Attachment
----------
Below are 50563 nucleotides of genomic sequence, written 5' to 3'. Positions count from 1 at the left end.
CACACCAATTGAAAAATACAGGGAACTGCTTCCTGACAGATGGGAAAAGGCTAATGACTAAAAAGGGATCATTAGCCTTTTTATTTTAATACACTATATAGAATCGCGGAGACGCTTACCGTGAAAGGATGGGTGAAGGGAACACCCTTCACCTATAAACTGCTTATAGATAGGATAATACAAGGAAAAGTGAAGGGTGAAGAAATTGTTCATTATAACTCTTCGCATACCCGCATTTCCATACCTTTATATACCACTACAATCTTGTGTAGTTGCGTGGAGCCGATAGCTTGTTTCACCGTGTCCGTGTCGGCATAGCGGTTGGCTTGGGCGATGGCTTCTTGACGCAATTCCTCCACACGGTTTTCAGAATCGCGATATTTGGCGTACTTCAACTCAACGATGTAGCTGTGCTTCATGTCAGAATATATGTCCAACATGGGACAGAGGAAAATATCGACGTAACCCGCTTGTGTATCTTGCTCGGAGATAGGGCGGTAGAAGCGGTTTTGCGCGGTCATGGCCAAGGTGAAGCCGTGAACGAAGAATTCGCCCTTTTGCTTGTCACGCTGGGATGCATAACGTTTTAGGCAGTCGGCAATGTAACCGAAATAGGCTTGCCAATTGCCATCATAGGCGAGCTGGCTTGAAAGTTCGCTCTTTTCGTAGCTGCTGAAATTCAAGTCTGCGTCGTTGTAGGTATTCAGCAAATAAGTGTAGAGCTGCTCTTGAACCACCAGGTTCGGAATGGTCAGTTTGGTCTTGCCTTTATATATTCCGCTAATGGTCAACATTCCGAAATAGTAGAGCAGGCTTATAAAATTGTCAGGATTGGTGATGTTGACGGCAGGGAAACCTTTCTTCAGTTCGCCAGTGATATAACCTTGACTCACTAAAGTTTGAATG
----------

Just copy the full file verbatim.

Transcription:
Below are 50563 nucleotides of genomic sequence, written 5' to 3'. Positions count from 1 at the left end.
CACACCAATTGAAAAATACAGGGAACTGCTTCCTGACAGATGGGAAAAGGCTAATGACTAAAAAGGGATCATTAGCCTTTTTATTTTAATACACTATATAGAATCGCGGAGACGCTTACCGTGAAAGGATGGGTGAAGGGAACACCCTTCACCTATAAACTGCTTATAGATAGGATAATACAAGGAAAAGTGAAGGGTGAAGAAATTGTTCATTATAACTCTTCGCATACCCGCATTTCCATACCTTTATATACCACTACAATCTTGTGTAGTTGCGTGGAGCCGATAGCTTGTTTCACCGTGTCCGTGTCGGCATAGCGGTTGGCTTGGGCGATGGCTTCTTGACGCAATTCCTCCACACGGTTTTCAGAATCGCGATATTTGGCGTACTTCAACTCAACGATGTAGCTGTGCTTCATGTCAGAATATATGTCCAACATGGGACAGAGGAAAATATCGACGTAACCCGCTTGTGTATCTTGCTCGGAGATAGGGCGGTAGAAGCGGTTTTGCGCGGTCATGGCCAAGGTGAAGCCGTGAACGAAGAATTCGCCCTTTTGCTTGTCACGCTGGGATGCATAACGTTTTAGGCAGTCGGCAATGTAACCGAAATAGGCTTGCCAATTGCCATCATAGGCGAGCTGGCTTGAAAGTTCGCTCTTTTCGTAGCTGCTGAAATTCAAGTCTGCGTCGTTGTAGGTATTCAGCAAATAAGTGTAGAGCTGCTCTTGAACCACCAGGTTCGGAATGGTCAGTTTGGTCTTGCCTTTATATATTCCGCTAATGGTCAACATTCCGAAATAGTAGAGCAGGCTTATAAAATTGTCAGGATTGGTGATGTTGACGGCAGGGAAACCTTTCTTCAGTTCGCCAGTGATATAACCTTGACTCACTAAAGTTTGAATG